July 8, 2013

Great Surrealist Imagery: Fantastic Planet and Salvador Dali

Fantastic Planet is a 1973 animated science fiction film set on another planet where alien beings the size of giants keep humans as tiny pets. With a running time of only 72 minutes, it is a beautifully illustrated movie that I could watch again and again for both its excellent story and captivating surrealist imagery. Salvador Dali was an incredibly influential surrealist painter. His most famous work, The Persistence of Memory c. 1931 (pictured below), features the familiar melting clocks that have gained an iconic life of their own.

Watching Fantastic Planet, every scene has some kind of strange and interesting surrealist-style imagery going on. I knew I wanted to take some time to compare this movie with Dali's work, but it wasn't until I began putting these images side by side that I noticed how clearly influential Dali's paintings must have been on Fantastic Planet's illustrators. As Dali himself said, "Those who do not want to imitate anything, produce nothing."

*Note for consistency and clarity purposes in each set of two images the top picture is the painting by Dali (with its title above in big you-can't-miss-it letters.) The second image is a screen shot from the film Fantastic Planet.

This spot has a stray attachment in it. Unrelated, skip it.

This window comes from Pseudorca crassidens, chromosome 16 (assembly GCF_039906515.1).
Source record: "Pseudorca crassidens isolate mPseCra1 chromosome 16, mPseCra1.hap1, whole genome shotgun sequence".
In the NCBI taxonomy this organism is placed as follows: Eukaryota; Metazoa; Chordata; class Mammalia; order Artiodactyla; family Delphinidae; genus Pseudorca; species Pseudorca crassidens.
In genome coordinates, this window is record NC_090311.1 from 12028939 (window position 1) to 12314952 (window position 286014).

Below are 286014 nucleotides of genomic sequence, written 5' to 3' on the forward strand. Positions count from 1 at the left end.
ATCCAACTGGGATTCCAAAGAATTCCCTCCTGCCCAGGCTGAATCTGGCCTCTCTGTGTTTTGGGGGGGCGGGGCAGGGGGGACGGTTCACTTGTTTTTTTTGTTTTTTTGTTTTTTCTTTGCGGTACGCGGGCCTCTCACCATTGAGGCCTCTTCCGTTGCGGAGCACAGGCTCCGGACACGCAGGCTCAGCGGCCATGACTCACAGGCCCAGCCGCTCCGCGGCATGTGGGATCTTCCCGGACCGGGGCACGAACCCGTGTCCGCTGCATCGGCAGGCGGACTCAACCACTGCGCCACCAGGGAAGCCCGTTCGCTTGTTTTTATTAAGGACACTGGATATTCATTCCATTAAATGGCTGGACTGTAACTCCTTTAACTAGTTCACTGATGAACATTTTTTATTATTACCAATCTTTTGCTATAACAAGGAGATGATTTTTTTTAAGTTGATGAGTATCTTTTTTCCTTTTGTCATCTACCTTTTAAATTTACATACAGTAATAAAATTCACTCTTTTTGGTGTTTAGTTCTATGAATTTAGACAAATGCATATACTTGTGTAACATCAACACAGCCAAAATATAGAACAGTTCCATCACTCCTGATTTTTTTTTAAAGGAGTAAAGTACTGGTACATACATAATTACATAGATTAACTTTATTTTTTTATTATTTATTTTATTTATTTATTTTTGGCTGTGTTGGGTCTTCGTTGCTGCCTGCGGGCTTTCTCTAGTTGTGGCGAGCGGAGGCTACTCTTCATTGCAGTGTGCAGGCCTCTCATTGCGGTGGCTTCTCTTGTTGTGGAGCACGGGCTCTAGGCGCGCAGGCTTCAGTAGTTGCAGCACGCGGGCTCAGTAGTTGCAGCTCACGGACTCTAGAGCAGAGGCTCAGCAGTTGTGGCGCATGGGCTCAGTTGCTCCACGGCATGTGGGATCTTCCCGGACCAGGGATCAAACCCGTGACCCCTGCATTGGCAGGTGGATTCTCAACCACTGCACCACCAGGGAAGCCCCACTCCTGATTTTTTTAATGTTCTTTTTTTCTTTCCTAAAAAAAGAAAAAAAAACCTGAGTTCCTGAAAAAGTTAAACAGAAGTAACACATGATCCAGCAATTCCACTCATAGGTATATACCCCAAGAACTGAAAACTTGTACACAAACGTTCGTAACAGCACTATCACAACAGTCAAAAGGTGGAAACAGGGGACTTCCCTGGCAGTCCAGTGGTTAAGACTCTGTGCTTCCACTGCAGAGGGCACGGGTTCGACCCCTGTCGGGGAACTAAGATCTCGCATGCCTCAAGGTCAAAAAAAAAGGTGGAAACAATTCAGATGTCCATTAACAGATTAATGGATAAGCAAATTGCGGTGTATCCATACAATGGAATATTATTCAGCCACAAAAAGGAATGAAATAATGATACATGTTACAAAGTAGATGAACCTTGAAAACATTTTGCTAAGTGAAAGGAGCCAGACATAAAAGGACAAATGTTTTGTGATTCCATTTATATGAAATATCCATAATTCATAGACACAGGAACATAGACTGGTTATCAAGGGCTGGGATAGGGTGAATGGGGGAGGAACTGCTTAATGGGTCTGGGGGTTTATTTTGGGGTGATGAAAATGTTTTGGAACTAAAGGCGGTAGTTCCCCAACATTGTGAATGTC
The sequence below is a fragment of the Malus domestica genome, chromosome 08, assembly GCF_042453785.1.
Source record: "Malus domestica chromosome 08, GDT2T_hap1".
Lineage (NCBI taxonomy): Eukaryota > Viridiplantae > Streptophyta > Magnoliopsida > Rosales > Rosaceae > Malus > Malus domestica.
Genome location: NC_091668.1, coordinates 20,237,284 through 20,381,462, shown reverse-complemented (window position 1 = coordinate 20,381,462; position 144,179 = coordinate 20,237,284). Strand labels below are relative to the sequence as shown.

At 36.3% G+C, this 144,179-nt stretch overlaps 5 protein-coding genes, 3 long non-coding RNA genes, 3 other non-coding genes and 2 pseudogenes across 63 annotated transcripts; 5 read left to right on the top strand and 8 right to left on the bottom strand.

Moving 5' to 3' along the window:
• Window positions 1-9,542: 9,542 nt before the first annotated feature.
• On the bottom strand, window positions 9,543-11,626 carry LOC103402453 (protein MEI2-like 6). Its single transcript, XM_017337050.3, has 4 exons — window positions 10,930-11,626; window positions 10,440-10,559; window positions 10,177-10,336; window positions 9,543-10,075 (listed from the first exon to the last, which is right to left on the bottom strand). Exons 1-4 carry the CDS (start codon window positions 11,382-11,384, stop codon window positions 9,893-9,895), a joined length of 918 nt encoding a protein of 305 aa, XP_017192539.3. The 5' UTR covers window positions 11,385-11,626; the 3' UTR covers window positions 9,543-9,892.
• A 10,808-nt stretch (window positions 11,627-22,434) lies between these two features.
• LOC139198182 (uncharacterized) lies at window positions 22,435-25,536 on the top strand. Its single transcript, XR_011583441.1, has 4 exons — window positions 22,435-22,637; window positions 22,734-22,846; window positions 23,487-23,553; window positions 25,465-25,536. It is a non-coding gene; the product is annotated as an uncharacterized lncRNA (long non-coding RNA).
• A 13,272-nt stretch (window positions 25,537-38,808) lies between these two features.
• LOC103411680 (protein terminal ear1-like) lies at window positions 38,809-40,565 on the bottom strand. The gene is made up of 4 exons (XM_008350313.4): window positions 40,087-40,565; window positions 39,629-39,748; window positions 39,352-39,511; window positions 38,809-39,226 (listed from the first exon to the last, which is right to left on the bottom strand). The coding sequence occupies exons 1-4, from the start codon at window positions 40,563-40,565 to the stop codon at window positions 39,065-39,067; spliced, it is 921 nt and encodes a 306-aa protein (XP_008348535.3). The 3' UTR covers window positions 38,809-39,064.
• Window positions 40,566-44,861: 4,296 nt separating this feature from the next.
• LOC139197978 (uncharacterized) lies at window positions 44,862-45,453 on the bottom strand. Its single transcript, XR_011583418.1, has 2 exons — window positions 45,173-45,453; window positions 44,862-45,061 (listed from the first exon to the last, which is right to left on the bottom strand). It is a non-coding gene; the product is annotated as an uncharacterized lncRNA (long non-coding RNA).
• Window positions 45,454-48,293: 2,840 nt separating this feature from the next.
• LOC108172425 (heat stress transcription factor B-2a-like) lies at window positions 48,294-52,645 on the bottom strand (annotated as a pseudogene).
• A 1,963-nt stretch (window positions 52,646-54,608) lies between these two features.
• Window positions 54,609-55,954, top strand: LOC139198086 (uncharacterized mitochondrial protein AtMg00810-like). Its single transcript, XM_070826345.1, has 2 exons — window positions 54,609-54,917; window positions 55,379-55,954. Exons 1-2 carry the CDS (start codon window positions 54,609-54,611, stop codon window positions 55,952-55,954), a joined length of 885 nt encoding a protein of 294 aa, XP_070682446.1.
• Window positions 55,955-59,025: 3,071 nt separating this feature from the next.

Swans Reflecting Elephants, 1937
This is an excellent example of two very similar shapes and styles with two different purposes. Salvador Dali is famous for his double images, and this painting is no exception as the swans and craggily trees create a reflection of elephants in the water below. Fantastic Planet has no need for such visual illusions but does borrow the craggily style for their tree-like brambles.

Spider of the Evening, 1940
Look at these shapes! They're stretching and curving and twisting within both works. Check out the way the figure melting over the branch in Dali's painting makes an arc very similar to the object, also on the right, in the below image. Dali often warps and melts recognizable figures and objects within his paintings. Fantastic Planet borrows this organic feel (and those dark shadows) to create alien cosmetics.

The First Days of Spring, 1929
In both images, a path (or possibly stairs in the Dali painting) recedes to a point lying on a flat horizon line far away, giving vastness and depth to the landscape. This use of one-point perspective and a clear horizon line crops up quite a bit throughout both works.

Spectre of the Afternoon, 1930
Shading and elongated shadows give these strange and otherworldly objects presence, depth, and a believable reality within the landscape. I also want to point out that cilindrical object on the left side of Dali's painting. The shape in the middle is very organic and rounded, with what resembles multicolored tentacles coming out of both ends. Now look at the Fantastic Planet screen shot below, the plants lining the walkways follow a similar structure.

The Temptation of St. Anthony, 1946
Clear horizon lines again! This time though, Fantastic Planet's horizon undulates with hills while most of Dali's landscapes remain distinctly flat. The Dali painting features creatures with impossibly long and thin legs to support a body high above the ground. Fantastic Planet uses this idea to create a more believable organism. Also, notice the two tiny figures on the ground amongst the legs of both images.